Saturday, 16 April 2016

Usk Castle

Domesticated castle
  "Charming" is an unusual word to use of a venerable ancient monument but Usk Castle has that magical quality. It is owned by the Humphreys family and has a relaxed, intimate feel with plump chickens happily scratching, geese sometimes present and the reindeer for the annual Santa parade stabled here beforehand. I once stopped off there with my family en route for a long walk and we found ourselves still lolling in the sun two hours later.  We then had a gentle pootle on the ramparts! On another occasion, the chickens were out on the grass and six golden brown feathery bundles started pecking our trousers gently as if they were administering acupuncture - so soothing!

A few dates
   Construction was probably started soon after the Norman Conquest and the Keep is the earliest stone structure, built by Richard de Clare, aka Strongbow, after he recovered it in the twelfth century. The main imposing castle dates from the time of William Marshall (early thirteenth century) who won de Clare's daughter by knocking the future King Richard I off his horse in a joust. The first record is in 1138 when the Welsh seized it from the de Clare family. It has changed ownership many times. In 1185, £10.35 was spent on it by the Crown and there was a substantial garrison of 10 archers, 10 residents, 15 'mobile' sergeants, 4 watchmen, a chaplain and clerk. One wonders who did the cooking!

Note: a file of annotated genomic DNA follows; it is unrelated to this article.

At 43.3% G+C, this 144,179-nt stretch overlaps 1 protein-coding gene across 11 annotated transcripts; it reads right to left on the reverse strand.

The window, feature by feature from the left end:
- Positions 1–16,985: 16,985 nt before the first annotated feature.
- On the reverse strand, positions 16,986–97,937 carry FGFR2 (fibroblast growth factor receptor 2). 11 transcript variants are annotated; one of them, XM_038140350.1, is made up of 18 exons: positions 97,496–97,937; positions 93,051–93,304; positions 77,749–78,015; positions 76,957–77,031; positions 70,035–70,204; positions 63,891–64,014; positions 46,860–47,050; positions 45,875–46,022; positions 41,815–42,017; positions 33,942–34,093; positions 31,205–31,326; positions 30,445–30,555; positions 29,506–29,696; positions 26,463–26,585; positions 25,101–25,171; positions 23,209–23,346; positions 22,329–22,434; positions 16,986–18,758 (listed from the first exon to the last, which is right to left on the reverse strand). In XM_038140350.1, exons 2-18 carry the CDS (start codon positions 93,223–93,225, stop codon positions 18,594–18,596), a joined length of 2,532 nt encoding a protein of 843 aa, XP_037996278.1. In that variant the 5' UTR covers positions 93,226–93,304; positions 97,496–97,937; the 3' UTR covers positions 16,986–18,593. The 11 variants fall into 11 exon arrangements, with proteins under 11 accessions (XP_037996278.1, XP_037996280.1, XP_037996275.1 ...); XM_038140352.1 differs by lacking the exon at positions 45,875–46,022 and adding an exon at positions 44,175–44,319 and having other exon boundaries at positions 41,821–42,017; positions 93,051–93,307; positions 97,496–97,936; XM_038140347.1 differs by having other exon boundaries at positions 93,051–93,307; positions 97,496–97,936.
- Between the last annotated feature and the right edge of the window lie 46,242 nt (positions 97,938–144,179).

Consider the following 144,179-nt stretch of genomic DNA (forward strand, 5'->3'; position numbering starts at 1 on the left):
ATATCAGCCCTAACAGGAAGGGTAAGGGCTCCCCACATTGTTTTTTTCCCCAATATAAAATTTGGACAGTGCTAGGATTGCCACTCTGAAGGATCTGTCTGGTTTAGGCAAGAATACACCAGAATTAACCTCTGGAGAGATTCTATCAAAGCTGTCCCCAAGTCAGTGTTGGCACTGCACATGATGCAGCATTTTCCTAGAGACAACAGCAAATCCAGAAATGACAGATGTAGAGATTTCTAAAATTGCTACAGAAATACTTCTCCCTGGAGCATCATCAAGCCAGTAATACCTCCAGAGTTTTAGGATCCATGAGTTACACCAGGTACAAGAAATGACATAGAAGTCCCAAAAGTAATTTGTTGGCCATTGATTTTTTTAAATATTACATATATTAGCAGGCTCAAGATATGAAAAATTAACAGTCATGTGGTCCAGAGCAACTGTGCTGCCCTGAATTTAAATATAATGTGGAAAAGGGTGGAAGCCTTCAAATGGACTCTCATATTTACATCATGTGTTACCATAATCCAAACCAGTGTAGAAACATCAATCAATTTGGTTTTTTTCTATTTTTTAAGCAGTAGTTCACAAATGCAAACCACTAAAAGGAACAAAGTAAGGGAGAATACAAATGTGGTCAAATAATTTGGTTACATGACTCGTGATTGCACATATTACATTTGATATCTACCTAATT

Usk battle
   The last major event in the history of the castle was the battle of Pwll Melyn ( Yellow Pool) where the forces of Owain Glyndwr, led by his eldest son, were defeated by the English. Archdeacon Coxe wrote in 1799 that "no castle in Monmouthshire has been subject to more frequent assaults" and we know it was in ruins by 1587. It was probably in 1750 that the old gatehouse was converted into Castle House by the Duke of Beaufort.

Still idiosyncratic
   More recently Simon Jenkins described it as "wild, unmanicured and idiosyncratic" and, although it has been tidied up and is very well maintained, it remains informal and personal.  Visitors are asked to make a small donation and transfer a pebble from one bowl to another for record keeping, surely the most delightful way of keeping accounts.

Other attractions
   Usk Castle is a short walk north from Twyn Square and is well worth the detour, being both relaxing and atmospheric. There is glamping at nearby Castle Knights in Medieval (style!) pavilions as well as events throughout the year. Weddings can be held here and where better? If you fancy a short walk you can take the path to the right of the car park and see the Medieval battle site of Pwll Melyn. The number 60 bus will take you on to Raglan with its imposing castle or, in the other direction, to Caerleon with its Roman remains.
For opening hours click here: the castle is open during reasonable daylight hours.

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